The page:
CNN diet and fitness expert Dr. Melina Jampolis says:
“Overall, vegan diets (diets containing no animal products) can be very healthy. They are generally much lower in saturated fat and cholesterol than animal-based diets, which include meat, eggs and dairy. Research suggests that replacing a percentage of the saturated fat in your diet with plant-based proteins such as beans, tofu, and nuts can significantly reduce a number of heart disease risk factors including high blood pressure and high cholesterol. In addition, several studies have found that very low meat consumption is associated with a significantly lower risk of death. …”
The Mayo Clinic says:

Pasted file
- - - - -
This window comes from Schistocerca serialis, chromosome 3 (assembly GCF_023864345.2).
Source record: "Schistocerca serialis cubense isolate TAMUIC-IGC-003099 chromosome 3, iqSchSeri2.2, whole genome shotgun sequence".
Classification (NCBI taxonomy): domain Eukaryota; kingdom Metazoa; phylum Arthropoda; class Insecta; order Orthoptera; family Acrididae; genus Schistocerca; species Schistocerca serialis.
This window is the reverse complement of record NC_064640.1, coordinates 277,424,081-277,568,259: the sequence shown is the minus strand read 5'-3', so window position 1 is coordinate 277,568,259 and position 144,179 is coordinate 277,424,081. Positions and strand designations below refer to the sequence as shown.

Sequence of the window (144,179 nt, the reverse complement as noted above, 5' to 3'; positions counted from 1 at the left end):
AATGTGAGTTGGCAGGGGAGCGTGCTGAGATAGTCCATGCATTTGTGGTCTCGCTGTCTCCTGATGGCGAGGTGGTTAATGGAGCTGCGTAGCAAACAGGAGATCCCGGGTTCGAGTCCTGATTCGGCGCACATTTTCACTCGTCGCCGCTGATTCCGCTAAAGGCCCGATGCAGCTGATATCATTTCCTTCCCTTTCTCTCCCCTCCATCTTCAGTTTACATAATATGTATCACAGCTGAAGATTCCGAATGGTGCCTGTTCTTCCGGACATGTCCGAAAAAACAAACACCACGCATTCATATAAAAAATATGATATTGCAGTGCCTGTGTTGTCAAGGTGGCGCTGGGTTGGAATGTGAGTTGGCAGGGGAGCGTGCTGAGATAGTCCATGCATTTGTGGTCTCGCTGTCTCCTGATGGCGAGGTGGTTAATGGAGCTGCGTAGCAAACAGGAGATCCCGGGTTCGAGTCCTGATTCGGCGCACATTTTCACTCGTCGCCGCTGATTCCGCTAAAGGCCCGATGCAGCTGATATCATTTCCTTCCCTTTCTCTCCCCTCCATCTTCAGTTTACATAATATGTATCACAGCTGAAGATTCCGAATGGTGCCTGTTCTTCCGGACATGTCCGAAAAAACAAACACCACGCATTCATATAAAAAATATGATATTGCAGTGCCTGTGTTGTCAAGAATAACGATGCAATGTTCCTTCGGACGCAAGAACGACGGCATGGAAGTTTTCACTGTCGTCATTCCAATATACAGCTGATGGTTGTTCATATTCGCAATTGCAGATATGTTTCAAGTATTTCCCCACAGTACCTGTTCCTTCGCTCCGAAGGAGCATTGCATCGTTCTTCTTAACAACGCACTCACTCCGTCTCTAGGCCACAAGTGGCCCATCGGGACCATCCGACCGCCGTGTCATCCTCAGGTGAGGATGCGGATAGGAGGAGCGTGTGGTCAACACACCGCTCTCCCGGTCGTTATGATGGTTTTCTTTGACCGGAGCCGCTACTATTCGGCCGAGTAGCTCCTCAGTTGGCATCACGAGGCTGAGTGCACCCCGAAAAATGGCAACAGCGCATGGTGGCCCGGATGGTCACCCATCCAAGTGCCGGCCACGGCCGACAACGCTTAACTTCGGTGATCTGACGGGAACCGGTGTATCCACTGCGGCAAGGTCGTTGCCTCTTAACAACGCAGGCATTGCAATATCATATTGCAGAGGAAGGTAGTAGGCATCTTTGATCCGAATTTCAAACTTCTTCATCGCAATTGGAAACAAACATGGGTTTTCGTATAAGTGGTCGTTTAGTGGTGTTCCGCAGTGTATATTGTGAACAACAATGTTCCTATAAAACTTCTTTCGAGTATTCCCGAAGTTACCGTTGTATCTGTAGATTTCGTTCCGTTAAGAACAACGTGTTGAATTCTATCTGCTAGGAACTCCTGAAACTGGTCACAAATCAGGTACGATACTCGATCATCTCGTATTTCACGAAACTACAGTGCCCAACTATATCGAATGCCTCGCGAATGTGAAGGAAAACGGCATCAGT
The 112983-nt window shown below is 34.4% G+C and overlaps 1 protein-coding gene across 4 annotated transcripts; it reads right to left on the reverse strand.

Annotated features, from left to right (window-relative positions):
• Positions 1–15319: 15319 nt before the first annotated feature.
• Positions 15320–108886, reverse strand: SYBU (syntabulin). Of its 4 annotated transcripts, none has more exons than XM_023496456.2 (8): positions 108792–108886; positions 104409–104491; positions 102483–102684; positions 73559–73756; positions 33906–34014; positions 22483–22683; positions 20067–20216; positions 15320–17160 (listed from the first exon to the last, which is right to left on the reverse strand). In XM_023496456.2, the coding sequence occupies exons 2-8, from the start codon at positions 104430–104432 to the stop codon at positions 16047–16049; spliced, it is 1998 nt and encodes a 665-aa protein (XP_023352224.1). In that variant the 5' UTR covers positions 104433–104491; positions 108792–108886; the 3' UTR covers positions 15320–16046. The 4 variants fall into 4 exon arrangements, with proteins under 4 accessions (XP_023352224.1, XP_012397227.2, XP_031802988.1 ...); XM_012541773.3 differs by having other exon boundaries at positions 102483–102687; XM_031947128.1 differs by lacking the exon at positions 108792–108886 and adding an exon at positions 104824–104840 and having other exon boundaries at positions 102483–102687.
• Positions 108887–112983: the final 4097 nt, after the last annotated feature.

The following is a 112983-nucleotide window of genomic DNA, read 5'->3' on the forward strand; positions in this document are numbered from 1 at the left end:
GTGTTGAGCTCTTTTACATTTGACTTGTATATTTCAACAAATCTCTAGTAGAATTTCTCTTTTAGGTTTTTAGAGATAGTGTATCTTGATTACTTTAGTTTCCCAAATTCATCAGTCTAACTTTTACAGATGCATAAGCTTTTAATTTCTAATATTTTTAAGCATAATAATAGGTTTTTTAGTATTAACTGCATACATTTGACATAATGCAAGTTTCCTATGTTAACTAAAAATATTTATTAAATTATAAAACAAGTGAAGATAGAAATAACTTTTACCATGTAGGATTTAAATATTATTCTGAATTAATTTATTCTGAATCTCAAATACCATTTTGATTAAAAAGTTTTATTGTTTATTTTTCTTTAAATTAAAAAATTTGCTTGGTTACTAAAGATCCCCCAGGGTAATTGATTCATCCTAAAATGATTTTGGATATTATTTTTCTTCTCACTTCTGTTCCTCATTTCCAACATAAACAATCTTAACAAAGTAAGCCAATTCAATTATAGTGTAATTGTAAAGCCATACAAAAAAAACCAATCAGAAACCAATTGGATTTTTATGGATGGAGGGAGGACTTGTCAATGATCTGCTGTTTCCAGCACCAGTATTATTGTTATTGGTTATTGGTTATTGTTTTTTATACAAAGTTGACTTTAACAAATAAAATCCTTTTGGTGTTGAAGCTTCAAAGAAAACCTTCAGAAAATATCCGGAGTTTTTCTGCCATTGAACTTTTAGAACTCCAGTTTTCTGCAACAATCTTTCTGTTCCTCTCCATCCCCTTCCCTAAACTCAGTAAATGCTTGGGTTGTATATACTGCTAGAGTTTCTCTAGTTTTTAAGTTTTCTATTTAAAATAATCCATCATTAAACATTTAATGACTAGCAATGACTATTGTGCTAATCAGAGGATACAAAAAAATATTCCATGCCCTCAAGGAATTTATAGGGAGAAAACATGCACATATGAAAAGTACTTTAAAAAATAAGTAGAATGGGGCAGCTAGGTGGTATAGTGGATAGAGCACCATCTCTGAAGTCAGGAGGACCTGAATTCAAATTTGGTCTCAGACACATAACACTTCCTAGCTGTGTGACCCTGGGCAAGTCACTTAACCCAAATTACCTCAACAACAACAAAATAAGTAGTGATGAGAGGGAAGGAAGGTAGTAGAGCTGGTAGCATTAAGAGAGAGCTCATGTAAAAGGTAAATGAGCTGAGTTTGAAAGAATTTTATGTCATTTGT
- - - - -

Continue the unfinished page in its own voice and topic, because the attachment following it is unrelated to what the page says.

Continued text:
“A well-planned vegetarian diet is a healthy way to meet your nutritional needs. … Adopting a healthy vegetarian diet isn’t as simple as scraping meat off your plate and eating what’s left. You need to take extra steps to ensure you’re meeting your daily nutritional needs. …”
“… A well-planned vegan diet can be nutritionally adequate, even for children and pregnant and lactating women. However, it is important that wise food selections are made. …”
For the most part these sum up my thoughts. Simply following vegan guidelines of leaving out animal products will not constitute a healthy, nutritious diet. There are plenty of junk foods that are vegan. But, a healthy vegan diet has been proven to have more health benefits and less related problems than a healthy meat-based one.
To help grasp what constitutes a “healthy” vegan diet, here is a vegan food pyramid from the Vegan Coach.